The organisation, which is based in the US but has teams operating out of the UK too, said it was "shocked" by the allegations.
It is claimed Mohammed el-Halabi established a "systematic and sophisticated mechanism" to divert at least £38 million over the years to Hamas.
The group rules Gaza and has been blamed for several attacks on Israel.
El-Halabi, who is in his late thirties and from Jebaliya in the Gaza Strip, was arrested in June as he was crossing from Israel into Gaza.
Authorities say he created fictitious humanitarian projects and increased costs in other projects so he could send the money to the terrorists.
An Israeli foreign ministry official said that Kent Hill, a senior official with World Vision, was holding meetings in Israel over the accusations.
Israeli state agency The Shin Bet said el-Halabi underwent Hamas military and organisational training in the early 2000s and was "planted" by the group at World Vision in 2005, where he climbed the ranks to become director of the Gaza branch.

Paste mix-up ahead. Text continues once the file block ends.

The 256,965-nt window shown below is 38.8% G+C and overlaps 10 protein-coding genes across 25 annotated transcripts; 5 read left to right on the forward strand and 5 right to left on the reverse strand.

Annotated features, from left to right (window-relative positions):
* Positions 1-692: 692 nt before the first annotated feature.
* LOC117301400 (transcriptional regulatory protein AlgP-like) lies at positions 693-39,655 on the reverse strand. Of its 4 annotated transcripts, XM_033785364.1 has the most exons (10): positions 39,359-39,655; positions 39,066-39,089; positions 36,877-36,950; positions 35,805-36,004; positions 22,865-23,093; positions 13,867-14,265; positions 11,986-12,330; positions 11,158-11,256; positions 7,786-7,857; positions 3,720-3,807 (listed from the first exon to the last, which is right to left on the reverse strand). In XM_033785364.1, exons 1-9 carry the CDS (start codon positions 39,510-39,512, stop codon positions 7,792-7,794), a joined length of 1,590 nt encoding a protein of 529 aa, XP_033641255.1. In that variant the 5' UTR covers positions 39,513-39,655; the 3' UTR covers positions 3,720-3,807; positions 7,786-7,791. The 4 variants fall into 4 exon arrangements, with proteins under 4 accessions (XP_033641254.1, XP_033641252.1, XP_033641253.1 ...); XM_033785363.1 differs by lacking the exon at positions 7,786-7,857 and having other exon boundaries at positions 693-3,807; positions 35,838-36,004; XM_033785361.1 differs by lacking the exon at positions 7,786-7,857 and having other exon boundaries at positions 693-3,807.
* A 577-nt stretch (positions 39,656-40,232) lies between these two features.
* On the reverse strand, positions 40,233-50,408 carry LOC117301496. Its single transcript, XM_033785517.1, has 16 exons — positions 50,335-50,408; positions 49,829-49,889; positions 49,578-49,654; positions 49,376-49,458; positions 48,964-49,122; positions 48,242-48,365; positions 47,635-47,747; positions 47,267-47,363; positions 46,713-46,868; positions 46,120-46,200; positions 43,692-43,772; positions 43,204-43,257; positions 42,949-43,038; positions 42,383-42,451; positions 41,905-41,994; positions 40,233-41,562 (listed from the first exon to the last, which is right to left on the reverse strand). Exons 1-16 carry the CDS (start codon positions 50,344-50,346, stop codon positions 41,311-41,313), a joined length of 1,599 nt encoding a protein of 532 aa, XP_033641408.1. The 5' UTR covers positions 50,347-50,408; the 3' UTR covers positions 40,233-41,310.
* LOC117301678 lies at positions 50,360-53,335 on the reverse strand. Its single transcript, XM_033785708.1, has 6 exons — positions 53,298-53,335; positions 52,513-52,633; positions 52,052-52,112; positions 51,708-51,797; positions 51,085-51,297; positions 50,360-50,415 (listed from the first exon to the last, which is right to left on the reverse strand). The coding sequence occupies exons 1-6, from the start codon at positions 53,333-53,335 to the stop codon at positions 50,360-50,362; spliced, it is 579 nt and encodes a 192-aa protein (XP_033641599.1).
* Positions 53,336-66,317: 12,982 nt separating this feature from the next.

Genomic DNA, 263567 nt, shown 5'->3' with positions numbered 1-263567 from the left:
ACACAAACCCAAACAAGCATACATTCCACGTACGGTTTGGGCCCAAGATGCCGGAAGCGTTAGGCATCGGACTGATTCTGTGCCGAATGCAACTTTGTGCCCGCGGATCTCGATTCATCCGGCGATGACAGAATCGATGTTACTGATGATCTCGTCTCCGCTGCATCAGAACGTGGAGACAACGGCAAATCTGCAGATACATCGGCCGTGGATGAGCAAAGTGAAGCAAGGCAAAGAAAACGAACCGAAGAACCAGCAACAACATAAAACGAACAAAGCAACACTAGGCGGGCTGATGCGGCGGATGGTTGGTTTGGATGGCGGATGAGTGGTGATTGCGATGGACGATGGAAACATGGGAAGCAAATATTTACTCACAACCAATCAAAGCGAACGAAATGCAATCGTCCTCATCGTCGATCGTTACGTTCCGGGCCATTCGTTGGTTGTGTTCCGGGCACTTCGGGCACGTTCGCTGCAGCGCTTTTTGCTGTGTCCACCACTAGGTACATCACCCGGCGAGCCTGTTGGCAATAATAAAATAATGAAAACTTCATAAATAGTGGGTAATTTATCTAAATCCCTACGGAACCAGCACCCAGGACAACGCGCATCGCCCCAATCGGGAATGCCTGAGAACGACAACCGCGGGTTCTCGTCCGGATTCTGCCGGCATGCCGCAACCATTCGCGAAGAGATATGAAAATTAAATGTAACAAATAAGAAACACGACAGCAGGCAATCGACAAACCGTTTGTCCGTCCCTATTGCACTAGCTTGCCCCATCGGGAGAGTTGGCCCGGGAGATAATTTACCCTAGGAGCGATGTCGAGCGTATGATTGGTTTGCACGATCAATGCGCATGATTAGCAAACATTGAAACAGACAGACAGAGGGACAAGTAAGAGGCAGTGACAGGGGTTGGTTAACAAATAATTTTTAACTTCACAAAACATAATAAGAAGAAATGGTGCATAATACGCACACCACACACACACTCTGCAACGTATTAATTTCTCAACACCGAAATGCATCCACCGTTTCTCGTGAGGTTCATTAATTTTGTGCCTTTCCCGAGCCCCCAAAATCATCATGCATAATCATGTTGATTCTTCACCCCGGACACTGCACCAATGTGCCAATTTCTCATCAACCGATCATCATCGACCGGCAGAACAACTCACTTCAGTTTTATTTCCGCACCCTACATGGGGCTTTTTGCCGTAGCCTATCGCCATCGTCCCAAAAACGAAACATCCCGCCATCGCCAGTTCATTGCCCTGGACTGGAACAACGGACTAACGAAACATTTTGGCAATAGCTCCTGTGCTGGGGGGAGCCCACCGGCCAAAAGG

The salary of high profile Hamas officials was paid for by World Vision donations, Shin Bet claimed.
A military base was built in 2015 entirely from British aid money that had been given to World Vision.
In a statement World Vision said it was shocked to learn of the charges.
"World Vision subscribes to the humanitarian principles of impartiality and neutrality and therefore rejects any involvement in any political, military or terrorist activities and maintains its independence as a humanitarian aid agency committed to serving the poor, especially children," it said.
"World Vision has detailed procedures and control mechanisms in place to ensure that the funds entrusted to us are spent in accordance with applicable legal requirements and in ways that do not fuel conflict but rather contribute to peace.
"World Vision programs in Gaza have been subject to regular internal and independent audits, independent evaluations, and a broad range of internal controls aimed at ensuring that assets reach their intended beneficiaries and are used in compliance with applicable laws and donor requirements.
"Based on the information available to us at this time, we have no reason to believe that the allegations are true. We will carefully review any evidence presented to us and will take appropriate actions based on that evidence.
"We continue to call for a fair legal process."